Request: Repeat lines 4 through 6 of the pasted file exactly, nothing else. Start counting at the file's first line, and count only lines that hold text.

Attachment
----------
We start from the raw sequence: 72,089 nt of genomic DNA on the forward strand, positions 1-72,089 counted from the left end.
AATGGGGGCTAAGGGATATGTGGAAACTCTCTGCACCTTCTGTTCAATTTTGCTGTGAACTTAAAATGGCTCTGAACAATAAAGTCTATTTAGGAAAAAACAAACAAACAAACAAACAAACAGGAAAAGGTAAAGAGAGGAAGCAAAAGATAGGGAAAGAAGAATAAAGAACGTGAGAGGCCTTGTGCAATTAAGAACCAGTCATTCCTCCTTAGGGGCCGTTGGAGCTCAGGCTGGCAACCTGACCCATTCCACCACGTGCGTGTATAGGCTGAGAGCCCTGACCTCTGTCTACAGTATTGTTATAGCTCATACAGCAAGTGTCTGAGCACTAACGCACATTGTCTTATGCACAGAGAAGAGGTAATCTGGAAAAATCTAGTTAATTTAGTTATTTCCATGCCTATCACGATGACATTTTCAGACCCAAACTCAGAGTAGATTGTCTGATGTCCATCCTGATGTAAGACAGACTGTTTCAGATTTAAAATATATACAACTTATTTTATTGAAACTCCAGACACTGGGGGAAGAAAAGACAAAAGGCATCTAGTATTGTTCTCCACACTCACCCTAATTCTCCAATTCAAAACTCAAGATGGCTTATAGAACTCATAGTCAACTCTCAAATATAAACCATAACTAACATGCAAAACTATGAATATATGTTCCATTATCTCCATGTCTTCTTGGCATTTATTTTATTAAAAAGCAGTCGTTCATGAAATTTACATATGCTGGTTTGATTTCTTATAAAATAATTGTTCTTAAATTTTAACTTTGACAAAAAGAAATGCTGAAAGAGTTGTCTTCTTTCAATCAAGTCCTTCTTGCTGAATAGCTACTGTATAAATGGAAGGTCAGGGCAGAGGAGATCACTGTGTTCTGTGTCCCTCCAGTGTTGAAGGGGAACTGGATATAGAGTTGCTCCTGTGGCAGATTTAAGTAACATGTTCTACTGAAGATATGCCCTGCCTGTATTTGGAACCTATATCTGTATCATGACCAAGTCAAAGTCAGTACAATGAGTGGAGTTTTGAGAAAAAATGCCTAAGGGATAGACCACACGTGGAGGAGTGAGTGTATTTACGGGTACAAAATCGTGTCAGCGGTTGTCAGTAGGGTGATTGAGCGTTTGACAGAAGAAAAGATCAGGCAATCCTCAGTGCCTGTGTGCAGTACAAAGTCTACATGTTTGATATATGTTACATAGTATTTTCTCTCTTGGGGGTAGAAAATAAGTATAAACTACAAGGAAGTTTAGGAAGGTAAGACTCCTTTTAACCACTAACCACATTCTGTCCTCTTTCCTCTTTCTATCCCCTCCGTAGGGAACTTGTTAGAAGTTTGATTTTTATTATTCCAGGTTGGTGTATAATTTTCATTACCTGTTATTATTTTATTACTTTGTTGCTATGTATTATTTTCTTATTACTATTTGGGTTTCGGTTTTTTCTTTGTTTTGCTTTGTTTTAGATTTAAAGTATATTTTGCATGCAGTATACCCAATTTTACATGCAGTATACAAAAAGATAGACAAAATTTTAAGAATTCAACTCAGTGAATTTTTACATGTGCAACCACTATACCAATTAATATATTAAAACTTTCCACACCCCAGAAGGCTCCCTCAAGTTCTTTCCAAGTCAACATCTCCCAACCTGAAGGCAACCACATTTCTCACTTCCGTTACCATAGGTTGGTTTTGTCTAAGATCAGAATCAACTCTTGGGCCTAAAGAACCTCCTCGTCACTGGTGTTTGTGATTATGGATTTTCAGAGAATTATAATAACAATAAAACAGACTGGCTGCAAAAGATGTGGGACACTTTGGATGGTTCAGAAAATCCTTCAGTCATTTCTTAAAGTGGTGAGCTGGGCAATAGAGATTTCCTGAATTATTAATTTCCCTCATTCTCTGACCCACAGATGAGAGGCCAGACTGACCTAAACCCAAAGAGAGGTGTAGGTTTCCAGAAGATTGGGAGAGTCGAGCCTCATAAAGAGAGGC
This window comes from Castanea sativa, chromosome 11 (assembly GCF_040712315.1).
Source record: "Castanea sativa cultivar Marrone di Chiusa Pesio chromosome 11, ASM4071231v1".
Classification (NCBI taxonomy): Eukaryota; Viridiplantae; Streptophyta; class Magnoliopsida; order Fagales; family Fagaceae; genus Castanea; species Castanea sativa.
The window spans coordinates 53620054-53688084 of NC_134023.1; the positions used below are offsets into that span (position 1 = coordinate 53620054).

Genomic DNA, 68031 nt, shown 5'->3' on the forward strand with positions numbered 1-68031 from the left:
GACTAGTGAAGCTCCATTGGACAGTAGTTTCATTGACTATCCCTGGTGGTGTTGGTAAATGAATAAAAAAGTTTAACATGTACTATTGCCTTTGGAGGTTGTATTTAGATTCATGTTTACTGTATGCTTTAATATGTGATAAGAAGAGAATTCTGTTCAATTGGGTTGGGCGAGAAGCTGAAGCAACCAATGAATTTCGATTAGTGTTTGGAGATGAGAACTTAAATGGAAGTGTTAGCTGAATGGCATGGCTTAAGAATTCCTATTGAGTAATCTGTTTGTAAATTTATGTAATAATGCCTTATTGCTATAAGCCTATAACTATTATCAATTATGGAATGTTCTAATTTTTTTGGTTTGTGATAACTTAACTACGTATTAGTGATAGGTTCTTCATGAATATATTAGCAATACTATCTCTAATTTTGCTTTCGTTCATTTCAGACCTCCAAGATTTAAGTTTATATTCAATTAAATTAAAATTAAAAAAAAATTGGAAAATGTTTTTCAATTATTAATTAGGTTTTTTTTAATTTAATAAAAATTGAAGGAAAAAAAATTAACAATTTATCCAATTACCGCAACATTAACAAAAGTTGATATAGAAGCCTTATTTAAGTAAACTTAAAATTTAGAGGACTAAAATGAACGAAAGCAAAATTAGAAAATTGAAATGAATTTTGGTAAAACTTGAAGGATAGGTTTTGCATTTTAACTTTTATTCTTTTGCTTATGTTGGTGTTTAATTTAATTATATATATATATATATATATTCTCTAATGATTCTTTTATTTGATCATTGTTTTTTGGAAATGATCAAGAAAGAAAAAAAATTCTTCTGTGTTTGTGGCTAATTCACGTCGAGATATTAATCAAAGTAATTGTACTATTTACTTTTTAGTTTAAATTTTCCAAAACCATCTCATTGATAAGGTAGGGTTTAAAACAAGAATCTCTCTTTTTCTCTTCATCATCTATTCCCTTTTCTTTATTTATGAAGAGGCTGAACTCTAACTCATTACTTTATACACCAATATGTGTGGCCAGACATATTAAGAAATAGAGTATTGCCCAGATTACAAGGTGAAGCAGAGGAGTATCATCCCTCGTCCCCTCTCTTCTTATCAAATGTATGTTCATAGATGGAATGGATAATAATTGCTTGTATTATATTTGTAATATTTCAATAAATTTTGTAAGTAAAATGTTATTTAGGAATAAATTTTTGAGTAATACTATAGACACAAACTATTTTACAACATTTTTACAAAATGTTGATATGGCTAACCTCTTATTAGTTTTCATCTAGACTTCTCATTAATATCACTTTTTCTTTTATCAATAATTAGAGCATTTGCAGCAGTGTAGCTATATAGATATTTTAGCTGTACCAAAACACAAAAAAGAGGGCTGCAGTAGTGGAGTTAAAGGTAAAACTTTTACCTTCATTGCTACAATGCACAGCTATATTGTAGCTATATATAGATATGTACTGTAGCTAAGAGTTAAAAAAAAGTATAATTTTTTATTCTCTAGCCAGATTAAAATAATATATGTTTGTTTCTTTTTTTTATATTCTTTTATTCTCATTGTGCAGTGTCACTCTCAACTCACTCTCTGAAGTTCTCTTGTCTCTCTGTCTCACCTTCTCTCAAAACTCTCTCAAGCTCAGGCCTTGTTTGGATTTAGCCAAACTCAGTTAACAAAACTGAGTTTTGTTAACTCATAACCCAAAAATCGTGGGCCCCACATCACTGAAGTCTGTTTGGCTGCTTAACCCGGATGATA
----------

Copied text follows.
Source record: "Castanea sativa cultivar Marrone di Chiusa Pesio chromosome 11, ASM4071231v1".
Classification (NCBI taxonomy): Eukaryota; Viridiplantae; Streptophyta; class Magnoliopsida; order Fagales; family Fagaceae; genus Castanea; species Castanea sativa.
The window spans coordinates 53620054-53688084 of NC_134023.1; the positions used below are offsets into that span (position 1 = coordinate 53620054).